On the other hand, Severyanin‘s menu features dishes from the culinary tradition of Northern Russia (Severyanin means ‘Northerner’ in Russian). Its interior is reminiscent Saint Petersburg’s apartments at the beginning of the 20th century and the restaurant often hosts music and poetry evenings too.
From contemporary to traditional to Soviet kitsch: Produkty‘s interior is furnished with pieces from the 50s and 60s, and offers a good, updated list of cocktails. Alternatively, Brimborium is a young spot offering a variety of home-made tinctures. The owners can be spotted working there too and as far as we know they are always eager to talk and explain their drinks and food menu.
Day 1: 23:00 – …
Who said Saint Petersburg cannot compete with Moscow in terms of nightlife? In the last year the city has seen a lot of events and places popping up. Khroniki Bar is located in an area where a lot seems to happen, and it’s one of the favourite hangouts of the creative and cultural crowd of the city. Further to the western part of the centre, Mishka Bar is a hipster spot well-known among Saint Petersburg’s teenage hipsters but, if like our Spotter Dmitry you’re not afraid of feeling too old, just head there: the place hosts sets of local DJs and the bartenders fix some great cocktails.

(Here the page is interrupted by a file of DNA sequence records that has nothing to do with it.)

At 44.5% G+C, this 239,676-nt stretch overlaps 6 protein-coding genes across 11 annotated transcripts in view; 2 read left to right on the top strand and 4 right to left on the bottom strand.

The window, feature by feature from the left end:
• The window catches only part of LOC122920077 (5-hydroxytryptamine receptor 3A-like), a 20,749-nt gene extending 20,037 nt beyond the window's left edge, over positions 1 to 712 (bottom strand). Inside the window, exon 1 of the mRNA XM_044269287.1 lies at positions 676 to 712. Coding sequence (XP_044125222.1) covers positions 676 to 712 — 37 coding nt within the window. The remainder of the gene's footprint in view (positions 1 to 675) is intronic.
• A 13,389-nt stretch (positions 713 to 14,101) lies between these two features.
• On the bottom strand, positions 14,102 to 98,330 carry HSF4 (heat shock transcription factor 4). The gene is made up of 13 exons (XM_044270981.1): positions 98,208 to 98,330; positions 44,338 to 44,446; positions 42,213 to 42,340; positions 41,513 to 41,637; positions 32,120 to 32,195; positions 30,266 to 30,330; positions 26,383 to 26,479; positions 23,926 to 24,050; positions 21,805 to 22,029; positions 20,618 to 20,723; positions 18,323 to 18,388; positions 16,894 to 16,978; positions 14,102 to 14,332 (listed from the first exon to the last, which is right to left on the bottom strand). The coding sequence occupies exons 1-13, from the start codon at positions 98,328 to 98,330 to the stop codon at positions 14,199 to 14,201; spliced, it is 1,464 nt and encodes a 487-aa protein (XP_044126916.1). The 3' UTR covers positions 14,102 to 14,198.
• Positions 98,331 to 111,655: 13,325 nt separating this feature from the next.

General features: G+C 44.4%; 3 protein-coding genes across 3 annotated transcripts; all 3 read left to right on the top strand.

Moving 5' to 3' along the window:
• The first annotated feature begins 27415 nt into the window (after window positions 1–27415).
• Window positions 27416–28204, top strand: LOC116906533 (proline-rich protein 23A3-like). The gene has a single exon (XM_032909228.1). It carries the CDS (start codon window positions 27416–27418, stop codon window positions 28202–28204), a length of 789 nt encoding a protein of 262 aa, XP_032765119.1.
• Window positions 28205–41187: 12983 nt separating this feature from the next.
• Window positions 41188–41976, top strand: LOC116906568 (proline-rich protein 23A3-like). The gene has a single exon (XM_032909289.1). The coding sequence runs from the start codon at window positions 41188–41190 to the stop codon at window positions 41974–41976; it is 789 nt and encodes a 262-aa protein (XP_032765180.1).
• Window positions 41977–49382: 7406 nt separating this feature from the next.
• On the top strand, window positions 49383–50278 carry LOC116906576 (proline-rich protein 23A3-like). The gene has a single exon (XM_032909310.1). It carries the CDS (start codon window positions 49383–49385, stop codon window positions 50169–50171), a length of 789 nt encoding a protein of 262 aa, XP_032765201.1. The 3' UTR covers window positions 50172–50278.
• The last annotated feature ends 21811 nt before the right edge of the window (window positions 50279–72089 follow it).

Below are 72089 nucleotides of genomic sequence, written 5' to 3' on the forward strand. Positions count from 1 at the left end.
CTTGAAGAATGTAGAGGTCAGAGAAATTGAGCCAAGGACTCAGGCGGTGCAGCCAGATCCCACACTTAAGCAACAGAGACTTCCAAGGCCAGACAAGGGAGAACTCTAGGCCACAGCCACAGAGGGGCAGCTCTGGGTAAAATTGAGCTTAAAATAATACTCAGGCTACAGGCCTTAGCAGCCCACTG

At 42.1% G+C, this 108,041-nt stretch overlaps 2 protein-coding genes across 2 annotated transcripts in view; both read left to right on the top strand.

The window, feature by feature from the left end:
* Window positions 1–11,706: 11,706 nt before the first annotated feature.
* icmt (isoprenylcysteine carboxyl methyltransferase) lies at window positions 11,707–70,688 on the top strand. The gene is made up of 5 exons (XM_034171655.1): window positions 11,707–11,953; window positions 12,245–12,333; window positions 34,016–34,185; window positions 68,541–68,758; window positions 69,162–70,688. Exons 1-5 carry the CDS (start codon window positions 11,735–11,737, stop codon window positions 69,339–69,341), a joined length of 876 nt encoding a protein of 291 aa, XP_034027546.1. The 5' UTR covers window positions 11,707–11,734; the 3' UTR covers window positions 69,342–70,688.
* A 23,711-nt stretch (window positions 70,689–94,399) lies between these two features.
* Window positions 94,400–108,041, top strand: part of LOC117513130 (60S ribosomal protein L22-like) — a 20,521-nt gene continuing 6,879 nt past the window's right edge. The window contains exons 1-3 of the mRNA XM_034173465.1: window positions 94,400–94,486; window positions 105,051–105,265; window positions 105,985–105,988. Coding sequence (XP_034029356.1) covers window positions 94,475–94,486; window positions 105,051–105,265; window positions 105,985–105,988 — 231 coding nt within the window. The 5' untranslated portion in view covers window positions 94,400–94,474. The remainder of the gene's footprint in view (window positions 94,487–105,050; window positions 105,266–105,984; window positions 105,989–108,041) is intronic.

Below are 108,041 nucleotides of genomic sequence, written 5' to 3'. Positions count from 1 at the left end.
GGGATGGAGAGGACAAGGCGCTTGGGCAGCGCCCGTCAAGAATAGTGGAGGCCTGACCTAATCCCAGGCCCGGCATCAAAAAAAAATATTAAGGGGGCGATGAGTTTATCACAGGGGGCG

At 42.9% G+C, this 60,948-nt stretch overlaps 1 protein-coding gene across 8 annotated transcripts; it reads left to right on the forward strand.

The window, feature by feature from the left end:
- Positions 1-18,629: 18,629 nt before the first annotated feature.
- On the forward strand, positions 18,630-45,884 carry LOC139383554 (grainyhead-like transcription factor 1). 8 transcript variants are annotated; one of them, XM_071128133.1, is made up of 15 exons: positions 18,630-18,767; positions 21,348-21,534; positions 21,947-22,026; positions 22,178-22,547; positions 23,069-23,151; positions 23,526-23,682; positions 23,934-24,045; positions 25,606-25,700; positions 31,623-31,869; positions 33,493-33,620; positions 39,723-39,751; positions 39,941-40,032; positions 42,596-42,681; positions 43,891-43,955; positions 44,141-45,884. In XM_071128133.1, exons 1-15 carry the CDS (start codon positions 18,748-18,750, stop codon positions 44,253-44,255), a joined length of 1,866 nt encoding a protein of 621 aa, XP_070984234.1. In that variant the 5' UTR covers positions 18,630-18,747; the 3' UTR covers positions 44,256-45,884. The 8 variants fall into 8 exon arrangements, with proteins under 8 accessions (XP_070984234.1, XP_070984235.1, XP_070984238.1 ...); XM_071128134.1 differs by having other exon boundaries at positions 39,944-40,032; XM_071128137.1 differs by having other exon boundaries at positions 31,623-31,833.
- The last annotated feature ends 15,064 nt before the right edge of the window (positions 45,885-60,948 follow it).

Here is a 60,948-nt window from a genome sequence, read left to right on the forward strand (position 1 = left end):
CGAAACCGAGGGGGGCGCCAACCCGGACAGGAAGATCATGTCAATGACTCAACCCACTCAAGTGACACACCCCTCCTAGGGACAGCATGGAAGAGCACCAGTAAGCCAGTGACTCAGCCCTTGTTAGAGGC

Day 2: 09:00 – 13:00
More tasty desserts await your morning appetite at Gosti, a homey restaurant and confectionery shop close to Saint Isaac’s Cathedral (its Napoleon cake won first price in the local bakeries’ competition, just saying). Within walking distance is Rosphoto. Hosted in a fine building dating back to the 18th century, Rosphoto showcases the best contemporary photography and photo-related exhibitions, from well-known national and international masters to younger, emerging talents. In case you’re interested in digging further into Saint Petersburg’s noble past, on the Moika River stands the Yusupov Palace. Back in the days the Yusupov family was among the richest in Russia and owned several palaces throughout the whole country, but the Moika Palace (this is what it is also called) was their main residence. The art pieces collected by the family is now part of the Hermitage collection, but the building was largely kept unchanged.
Gloomy detail: Rasputin was killed here, after which his body was thrown into the river.
Day 2: 13:00 – 19:00
A vegetarian restaurant fusing together Indian and Russian cuisine: that’s how Rada & Co could maybe be defined. Don’t be fooled by the fact that it’s a self-service canteen: dishes (and desserts!) are extremely tasty. Alternatively, Kvartirka is a nice exception to most tourist trap cafes and restaurants you can find on Nevski Prospekt. Once again, thanks to its traditional Russian menu and vintage interior, you will be taken back to USSR times.